23andMe releases pharmacogenomics test that doesn’t require prescription

The news has implications for pharmacists as well as the public

Upwards of 20 companies and more than 70 labs offer pharmacogenomics testing through a health care practitioner, giving patients and providers insight into how patients might respond to certain medications. 

As pharmacists and other practitioners are trying to get up to speed with this new science, the consumer genetics testing company 23andMe announced in late 2018 that it gained FDA approval for a first-of-its-kind pharmacogenomics test that can bypass a practitioner completely. 

Based on reports from FDA and 23andMe, the test examines 33 different variants for eight different genes that produce drug metabolizing enzymes. This roughly translates to providing information on how a patient metabolizes about 50 different prescription and OTC medications. While 23andMe has yet to say when the test will be available to patients and for how much, FDA issued a strong statement warning patients and health care practitioners not to use the results to make any treatment decisions. 

David Kisor, PharmD, director of pharmacogenomics education at Manchester University College of Pharmacy in Indiana, hopes the direct-to-consumer test from 23andMe, called the Personal Genome Service Pharmacogenetic Reports test, can ignite a broad discussion with the public about pharmacogenomics testing.

 “Pharmacists are really furthest down the path on pharmacogenomics education,” said Kisor. “The education that pharmacists are receiving through current certification programs, [continuing education], or graduate programs are necessary to put the pharmacist in the position to dis-cuss this with the public appropriately.

“When we look at educating individuals about pharmacogenomics, we tend to work from the health care provider down to the patient level, and this is really an opportunity to work at the patient or public level.”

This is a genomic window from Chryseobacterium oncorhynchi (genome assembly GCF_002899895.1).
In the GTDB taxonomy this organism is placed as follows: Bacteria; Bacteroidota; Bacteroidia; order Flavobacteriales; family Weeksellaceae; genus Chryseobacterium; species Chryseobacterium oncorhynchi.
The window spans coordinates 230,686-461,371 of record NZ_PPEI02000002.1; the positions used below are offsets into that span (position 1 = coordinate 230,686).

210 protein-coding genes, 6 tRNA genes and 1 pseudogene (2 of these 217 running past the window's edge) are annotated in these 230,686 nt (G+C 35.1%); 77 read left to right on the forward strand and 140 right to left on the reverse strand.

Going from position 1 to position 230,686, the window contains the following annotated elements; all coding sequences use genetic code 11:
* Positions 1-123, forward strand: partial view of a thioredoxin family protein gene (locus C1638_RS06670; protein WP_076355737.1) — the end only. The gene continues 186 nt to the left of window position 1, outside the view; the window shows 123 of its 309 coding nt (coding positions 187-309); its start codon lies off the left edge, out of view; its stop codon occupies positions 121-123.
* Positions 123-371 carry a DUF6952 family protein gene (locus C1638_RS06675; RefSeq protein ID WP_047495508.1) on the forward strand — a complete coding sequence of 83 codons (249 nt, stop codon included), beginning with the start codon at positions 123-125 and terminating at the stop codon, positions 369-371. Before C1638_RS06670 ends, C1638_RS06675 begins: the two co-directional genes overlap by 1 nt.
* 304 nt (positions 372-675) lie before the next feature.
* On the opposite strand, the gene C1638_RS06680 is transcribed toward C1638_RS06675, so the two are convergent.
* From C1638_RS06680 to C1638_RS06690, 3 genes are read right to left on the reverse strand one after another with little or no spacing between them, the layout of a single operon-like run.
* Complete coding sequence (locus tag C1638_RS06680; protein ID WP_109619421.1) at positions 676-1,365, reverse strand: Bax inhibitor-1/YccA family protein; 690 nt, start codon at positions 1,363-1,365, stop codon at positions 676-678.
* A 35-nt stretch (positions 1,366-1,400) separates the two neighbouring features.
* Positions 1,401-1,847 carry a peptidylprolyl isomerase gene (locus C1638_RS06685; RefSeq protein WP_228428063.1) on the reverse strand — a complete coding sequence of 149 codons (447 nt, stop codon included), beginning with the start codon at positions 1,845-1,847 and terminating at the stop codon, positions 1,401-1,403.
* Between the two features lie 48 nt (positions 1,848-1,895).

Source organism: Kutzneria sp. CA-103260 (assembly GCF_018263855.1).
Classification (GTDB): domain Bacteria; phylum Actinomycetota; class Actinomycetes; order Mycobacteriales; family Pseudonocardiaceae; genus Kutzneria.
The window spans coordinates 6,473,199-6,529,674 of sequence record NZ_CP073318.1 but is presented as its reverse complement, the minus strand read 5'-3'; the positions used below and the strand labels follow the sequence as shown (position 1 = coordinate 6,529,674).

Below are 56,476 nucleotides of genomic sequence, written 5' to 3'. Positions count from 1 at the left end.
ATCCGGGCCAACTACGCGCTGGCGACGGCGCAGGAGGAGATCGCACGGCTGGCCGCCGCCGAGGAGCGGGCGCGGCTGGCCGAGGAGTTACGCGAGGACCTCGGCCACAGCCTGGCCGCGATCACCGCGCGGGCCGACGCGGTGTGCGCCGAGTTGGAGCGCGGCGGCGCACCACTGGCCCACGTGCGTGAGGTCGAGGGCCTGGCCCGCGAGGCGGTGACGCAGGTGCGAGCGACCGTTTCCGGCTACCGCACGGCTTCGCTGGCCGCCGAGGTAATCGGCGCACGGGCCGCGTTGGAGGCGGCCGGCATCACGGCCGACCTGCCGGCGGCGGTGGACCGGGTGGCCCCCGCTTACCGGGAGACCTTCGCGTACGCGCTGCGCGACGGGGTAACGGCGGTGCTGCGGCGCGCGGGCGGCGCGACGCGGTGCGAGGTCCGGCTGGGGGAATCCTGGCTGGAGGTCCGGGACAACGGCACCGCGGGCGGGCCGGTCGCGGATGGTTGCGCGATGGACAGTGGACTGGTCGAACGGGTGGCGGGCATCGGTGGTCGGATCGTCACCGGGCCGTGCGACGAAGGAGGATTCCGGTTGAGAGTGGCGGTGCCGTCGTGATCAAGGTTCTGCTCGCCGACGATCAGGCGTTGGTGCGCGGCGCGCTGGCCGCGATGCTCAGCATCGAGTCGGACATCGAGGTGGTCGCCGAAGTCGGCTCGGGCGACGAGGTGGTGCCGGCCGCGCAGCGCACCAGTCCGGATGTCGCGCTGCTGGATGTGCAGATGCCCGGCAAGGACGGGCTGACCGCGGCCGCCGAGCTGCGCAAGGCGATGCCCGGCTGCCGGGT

Some confusion and even contradiction surround how the new test is supposed to work. In press statements, both 23andMe and FDA acknowledged that the test allows patients to have more informed discussions with practitioners about managing their medications. FDA then reiterated that the information provided from the 23andMe results should not be used to start, stop, or change treatment, and the agency is requiring that the test label make that clear. 

“Furthermore, health care providers should not use the test to make any treatment decisions, without additional testing,” wrote FDA in a statement

“They [23andMe] want it verified by another independent pharmacogenomics testing service,” said Manju T. Beier, PharmD, BCGP, FASCP, senior partner at Geriatric Consultant Resources LLC and adjunct associate professor of pharmacy at the University of Michigan in Ann Arbor.

Kisor thinks 23andMe might be requesting this verification to cover their backs and avoid liability. 

FDA issued an alert right after the 23andMe approval to explain to patients and practitioners that other genetic tests are available that are not FDA approved yet claim they can predict a patient’s response to specific medications. But no sufficient scientific evidence exists to support their use, the agency warned. 

The Clinical Pharmacogenetics Implementation Consortium (CPIC) issues guidelines and gene-based prescribing recommendations based on a standard system for grading levels of evidence. According to Kelly Caudle, PharmD, PhD, BCPS, CPIC director, the genes that 23andMe has listed for the new test all have strong CPIC guidelines. (It’s not known, however, which drugs they are reporting back.) The CPIC guidelines help practitioners interpret genotypes and come up with appropriate prescribing decisions.

For the full article, see the January 2019 issue of Pharmacy Today at www.pharmacytoday.org.